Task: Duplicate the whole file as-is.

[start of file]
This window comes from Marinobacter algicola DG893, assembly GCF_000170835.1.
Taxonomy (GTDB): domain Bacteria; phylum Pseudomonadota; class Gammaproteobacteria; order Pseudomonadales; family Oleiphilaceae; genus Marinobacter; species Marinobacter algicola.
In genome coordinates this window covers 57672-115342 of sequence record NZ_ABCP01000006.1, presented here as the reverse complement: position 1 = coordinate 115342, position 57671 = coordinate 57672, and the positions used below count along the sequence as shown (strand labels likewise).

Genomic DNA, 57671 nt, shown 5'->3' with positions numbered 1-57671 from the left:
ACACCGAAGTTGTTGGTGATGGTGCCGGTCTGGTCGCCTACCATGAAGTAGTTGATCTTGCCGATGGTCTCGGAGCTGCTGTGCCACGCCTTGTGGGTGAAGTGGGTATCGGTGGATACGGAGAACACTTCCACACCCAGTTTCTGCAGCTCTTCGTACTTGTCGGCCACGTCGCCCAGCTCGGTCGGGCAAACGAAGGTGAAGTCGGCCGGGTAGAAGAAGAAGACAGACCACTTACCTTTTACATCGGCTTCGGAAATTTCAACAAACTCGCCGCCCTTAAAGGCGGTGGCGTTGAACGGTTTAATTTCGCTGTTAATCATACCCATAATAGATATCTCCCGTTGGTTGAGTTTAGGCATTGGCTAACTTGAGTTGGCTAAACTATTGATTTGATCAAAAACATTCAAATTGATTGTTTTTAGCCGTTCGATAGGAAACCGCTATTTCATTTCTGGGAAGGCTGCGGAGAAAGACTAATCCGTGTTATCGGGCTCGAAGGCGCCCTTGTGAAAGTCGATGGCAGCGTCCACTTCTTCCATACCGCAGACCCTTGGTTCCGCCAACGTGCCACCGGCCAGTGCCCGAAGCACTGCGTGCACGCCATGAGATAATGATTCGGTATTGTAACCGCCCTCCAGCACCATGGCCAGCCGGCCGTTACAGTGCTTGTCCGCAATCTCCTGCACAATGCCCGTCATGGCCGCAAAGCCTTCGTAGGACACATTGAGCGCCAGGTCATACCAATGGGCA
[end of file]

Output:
This window comes from Marinobacter algicola DG893, assembly GCF_000170835.1.
Taxonomy (GTDB): domain Bacteria; phylum Pseudomonadota; class Gammaproteobacteria; order Pseudomonadales; family Oleiphilaceae; genus Marinobacter; species Marinobacter algicola.
In genome coordinates this window covers 57672-115342 of sequence record NZ_ABCP01000006.1, presented here as the reverse complement: position 1 = coordinate 115342, position 57671 = coordinate 57672, and the positions used below count along the sequence as shown (strand labels likewise).

Genomic DNA, 57671 nt, shown 5'->3' with positions numbered 1-57671 from the left:
ACACCGAAGTTGTTGGTGATGGTGCCGGTCTGGTCGCCTACCATGAAGTAGTTGATCTTGCCGATGGTCTCGGAGCTGCTGTGCCACGCCTTGTGGGTGAAGTGGGTATCGGTGGATACGGAGAACACTTCCACACCCAGTTTCTGCAGCTCTTCGTACTTGTCGGCCACGTCGCCCAGCTCGGTCGGGCAAACGAAGGTGAAGTCGGCCGGGTAGAAGAAGAAGACAGACCACTTACCTTTTACATCGGCTTCGGAAATTTCAACAAACTCGCCGCCCTTAAAGGCGGTGGCGTTGAACGGTTTAATTTCGCTGTTAATCATACCCATAATAGATATCTCCCGTTGGTTGAGTTTAGGCATTGGCTAACTTGAGTTGGCTAAACTATTGATTTGATCAAAAACATTCAAATTGATTGTTTTTAGCCGTTCGATAGGAAACCGCTATTTCATTTCTGGGAAGGCTGCGGAGAAAGACTAATCCGTGTTATCGGGCTCGAAGGCGCCCTTGTGAAAGTCGATGGCAGCGTCCACTTCTTCCATACCGCAGACCCTTGGTTCCGCCAACGTGCCACCGGCCAGTGCCCGAAGCACTGCGTGCACGCCATGAGATAATGATTCGGTATTGTAACCGCCCTCCAGCACCATGGCCAGCCGGCCGTTACAGTGCTTGTCCGCAATCTCCTGCACAATGCCCGTCATGGCCGCAAAGCCTTCGTAGGACACATTGAGCGCCAGGTCATACCAATGGGCA